Explanation of our new Value Across Time Score

Value Investing By Time

In this short article we are going to go over what exactly is calculated in the new Value Across Time Score. The first thing that you need to know is that each part of the score is based on the rank of a variable within the last year.

This strategy, at its core, takes a look at each company within the universe and ranks it based on these factors basing it off of the performance of that company over the past year in each of these categories. This results in companies that, when compared with themselves and then again to the broader market, have a history of outperforming the rest of the market.
value_across_time.jun_28_02_19_01

  1. The Earnings Yield of the company over the past year must be in the top 50% of all companies
  2. Rank of Earning Yield in Respect to Enterprise Value over the past year must be in the top 50% of all companies
    1. Calculated by divided Total Revenue in the Trialing 12 months by Enterprise value we are able to calculate an earnings yield that looks at the bottom average rather than to top to avoid bias created by outliers.
  3. Rank of Free Cash Flow Yield over the past year must be in the top 50% of all companies
  4. The Rank of the Price-to-Book ratio over the past year must be in the top 50% of all companies
    1. Our Price-to-Book ratio is being calculated within this formula as (Total assets over the last quarter – (Total liabilities over the last quarter + Goodwill and intangibles over the last quarter))/Market cap.
  5. The Rank of the Expense ratio over the past year must be in the bottom 50% of the market
    1. This is the first ratio where we are looking for the bottom of the market. The reason this argument is looking for the lower end is because, proportionally, we want market cap to be far higher than total expenses.
  6. The Rank of PEG over the past year must be in the top 50%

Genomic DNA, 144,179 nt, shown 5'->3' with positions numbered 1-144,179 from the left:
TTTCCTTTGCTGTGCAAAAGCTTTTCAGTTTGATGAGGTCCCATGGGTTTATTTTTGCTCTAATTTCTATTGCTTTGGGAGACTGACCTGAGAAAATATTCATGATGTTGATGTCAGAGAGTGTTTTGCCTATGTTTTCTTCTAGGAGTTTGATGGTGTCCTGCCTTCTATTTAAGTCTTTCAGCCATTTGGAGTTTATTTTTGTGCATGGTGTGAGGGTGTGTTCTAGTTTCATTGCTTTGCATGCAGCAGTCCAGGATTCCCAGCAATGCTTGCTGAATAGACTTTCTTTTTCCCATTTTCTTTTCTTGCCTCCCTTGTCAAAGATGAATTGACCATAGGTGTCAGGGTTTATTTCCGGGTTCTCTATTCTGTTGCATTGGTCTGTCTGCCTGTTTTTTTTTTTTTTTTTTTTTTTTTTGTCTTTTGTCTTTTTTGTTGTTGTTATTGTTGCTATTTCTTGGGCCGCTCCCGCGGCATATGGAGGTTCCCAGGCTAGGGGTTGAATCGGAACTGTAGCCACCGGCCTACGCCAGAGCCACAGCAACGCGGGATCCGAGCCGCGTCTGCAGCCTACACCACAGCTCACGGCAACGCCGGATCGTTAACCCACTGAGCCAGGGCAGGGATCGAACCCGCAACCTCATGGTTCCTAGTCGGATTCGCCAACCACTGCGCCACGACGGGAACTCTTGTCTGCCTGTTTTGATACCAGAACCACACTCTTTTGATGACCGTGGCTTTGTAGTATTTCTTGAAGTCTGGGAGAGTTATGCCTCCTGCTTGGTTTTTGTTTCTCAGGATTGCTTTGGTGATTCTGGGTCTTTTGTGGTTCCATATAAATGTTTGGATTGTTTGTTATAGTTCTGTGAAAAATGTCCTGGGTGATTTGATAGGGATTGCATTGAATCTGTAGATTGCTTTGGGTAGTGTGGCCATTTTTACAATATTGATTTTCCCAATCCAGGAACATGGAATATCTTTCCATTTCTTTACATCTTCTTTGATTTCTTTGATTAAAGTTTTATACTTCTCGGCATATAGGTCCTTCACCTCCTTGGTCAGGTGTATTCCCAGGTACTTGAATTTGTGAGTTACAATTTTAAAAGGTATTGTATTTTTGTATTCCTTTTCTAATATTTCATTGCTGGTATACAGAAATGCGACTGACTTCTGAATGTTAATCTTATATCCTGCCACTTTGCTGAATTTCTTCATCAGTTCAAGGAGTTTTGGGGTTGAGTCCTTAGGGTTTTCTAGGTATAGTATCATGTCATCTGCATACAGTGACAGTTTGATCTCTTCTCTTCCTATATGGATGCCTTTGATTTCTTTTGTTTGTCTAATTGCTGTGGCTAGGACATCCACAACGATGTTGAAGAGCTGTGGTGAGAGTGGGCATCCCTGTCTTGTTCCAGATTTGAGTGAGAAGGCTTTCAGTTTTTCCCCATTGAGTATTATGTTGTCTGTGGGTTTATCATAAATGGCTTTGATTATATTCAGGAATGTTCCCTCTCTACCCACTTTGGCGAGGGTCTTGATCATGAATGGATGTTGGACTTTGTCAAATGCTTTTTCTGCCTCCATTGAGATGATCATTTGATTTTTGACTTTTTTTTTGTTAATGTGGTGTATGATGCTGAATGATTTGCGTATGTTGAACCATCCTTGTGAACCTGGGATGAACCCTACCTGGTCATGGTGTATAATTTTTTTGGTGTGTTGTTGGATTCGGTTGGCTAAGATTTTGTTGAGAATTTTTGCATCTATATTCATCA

1. We are looking for overall growth in revenue here in respect to P/E. If the change in revenue over the past year is large the number will be closer to 1 when divided by P/E.
  7. The rank of Operating Cash Flow when Divided by Enterprise Value over the past year must be in the top 50%
  8. The rank of the debt-equity ratio over the past year must be in the bottom 50%
    1. Here we are attempting to find companies that have a much higher percentage of assets than they do liabilities. Therefore, the lower the number the better(as long as the number is positive)
  9. The rank of CROIC over the past year must be in the top 50% of the market.
  10. The rank of the company’s Piotroski Score over the past year must be in the top 50% of the market.

So we have a Score, Let’s Validate it!

The way we can go about validating scores like this is by implementing them into their own screener and seeing how trading solely off of the properties of this score would perform over the past twenty years.

Since this score is based off of a scale of 10, and throughout the score we look for companies that are ranked in the top 50% of the universe we are going to start off with an incredibly easy screen where we look for all companies that have a Value Across Time Score higher than 5.
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Here are our results; there are exactly 1058 companies that match this profile as of 6/28/16.
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These companies are evenly spread throughout; however, there is a small problem where over 50% of the companies found are small caps.
backtest.jun_28_02_43_37

Here we can see just how this simple strategy is able to beat the S&P 500 over the past twenty years averaging an almost 12% annual return.

 

What Happens when we Tighten the Restraints?

Since we are validating this formula we need to tighten the restraints a bit more to reflect how it would look when we actually use it in an investment strategy. Therefore, I’ve changed the editor to “Value Across Time Score >  8”
backtest.jun_28_03_38_54

We do even better – averaging over 15% annually without having to put anything else into the screener.

Now let’s look at the flip side. What happens if we make it so a company must have a score of less than 2.
backtest.jun_28_03_39_40

The results are absolutely horrible – proving that companies with a low score may be bad investments.

How about different rebalancing periods at a score set greater than 7?

  • Yearly

backtest.jun_28_02_47_37

  • Monthly Week 1

backtest.jun_28_02_48_41

  • Weekly

backtest.jun_28_02_50_16

  • Daily

backtest.jun_28_02_53_40

Overall:

Though we only explored a few sides of the validation process during this article, the primary reason for writing this was to explain exactly what the formula was and how it can help your next value based strategy succeed. We are currently working on a number of our own strategies that utilize this formula so keep on the lookout for new strategies coming to our featured screens category.

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